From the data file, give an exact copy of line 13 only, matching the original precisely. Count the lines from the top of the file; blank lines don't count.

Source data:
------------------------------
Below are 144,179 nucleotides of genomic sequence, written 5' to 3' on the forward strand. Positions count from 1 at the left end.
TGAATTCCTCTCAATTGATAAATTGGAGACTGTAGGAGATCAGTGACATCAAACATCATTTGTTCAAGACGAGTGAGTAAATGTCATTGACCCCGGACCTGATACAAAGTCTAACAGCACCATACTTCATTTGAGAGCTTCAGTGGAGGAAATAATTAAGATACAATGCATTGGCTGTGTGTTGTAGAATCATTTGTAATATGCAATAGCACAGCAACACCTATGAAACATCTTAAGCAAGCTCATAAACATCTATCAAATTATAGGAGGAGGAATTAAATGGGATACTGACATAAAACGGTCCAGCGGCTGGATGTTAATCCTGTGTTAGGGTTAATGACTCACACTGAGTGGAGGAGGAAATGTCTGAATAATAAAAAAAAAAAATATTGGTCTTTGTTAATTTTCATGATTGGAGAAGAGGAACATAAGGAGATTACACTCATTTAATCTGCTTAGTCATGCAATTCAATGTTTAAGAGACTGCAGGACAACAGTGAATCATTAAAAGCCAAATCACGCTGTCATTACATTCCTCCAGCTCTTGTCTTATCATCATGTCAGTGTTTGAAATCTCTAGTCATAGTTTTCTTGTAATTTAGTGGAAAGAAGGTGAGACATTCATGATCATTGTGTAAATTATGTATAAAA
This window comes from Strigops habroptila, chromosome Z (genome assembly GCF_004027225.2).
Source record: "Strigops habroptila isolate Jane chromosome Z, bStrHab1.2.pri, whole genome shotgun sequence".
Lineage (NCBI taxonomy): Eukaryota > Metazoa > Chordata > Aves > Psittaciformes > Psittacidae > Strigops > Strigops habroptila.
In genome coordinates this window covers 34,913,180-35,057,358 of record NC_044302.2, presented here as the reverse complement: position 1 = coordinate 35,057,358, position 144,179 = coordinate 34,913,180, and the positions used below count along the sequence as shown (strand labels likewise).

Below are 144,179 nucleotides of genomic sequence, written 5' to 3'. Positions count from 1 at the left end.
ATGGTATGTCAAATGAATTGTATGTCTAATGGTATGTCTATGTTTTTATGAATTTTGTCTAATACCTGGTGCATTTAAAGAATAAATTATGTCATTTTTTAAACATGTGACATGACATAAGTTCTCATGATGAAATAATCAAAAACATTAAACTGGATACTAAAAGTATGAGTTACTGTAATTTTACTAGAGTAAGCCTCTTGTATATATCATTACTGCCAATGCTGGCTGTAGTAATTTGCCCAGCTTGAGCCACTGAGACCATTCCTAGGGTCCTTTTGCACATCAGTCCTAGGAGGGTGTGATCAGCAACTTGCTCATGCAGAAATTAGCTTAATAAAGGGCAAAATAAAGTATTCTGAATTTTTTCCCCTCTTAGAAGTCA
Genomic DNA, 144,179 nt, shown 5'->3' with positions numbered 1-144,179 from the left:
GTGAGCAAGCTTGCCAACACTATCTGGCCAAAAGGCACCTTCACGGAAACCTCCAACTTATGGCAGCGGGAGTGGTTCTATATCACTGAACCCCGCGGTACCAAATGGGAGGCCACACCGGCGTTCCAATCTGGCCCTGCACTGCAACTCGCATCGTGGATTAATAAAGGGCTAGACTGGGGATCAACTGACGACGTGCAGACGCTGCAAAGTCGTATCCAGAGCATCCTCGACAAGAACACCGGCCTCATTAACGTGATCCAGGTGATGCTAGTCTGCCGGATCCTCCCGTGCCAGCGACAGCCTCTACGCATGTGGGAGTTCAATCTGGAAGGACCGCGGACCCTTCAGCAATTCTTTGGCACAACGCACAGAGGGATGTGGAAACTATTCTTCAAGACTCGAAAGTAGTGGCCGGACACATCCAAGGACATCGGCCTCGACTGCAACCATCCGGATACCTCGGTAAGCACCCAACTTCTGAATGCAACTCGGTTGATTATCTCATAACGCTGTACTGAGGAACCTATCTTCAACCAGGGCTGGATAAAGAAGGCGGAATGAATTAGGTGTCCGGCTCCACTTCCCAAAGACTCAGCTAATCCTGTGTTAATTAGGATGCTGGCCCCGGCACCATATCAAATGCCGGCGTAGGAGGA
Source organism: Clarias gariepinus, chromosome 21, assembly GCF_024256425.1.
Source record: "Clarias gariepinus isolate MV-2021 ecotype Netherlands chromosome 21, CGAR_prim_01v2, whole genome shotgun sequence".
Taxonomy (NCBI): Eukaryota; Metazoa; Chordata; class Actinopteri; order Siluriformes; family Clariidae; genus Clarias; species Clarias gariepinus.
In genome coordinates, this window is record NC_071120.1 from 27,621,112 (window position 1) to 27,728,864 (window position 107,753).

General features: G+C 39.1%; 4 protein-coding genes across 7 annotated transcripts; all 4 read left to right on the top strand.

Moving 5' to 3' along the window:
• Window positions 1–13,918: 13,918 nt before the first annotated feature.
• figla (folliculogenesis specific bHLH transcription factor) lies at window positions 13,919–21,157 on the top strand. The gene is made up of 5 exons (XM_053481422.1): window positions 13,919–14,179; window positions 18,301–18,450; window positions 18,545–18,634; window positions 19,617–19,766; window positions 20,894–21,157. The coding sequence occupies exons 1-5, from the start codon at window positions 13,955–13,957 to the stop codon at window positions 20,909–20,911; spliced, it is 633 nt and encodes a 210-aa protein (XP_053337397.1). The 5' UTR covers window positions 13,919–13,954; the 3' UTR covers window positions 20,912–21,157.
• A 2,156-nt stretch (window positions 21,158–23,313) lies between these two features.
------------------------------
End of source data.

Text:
Taxonomy (NCBI): Eukaryota; Metazoa; Chordata; class Actinopteri; order Siluriformes; family Clariidae; genus Clarias; species Clarias gariepinus.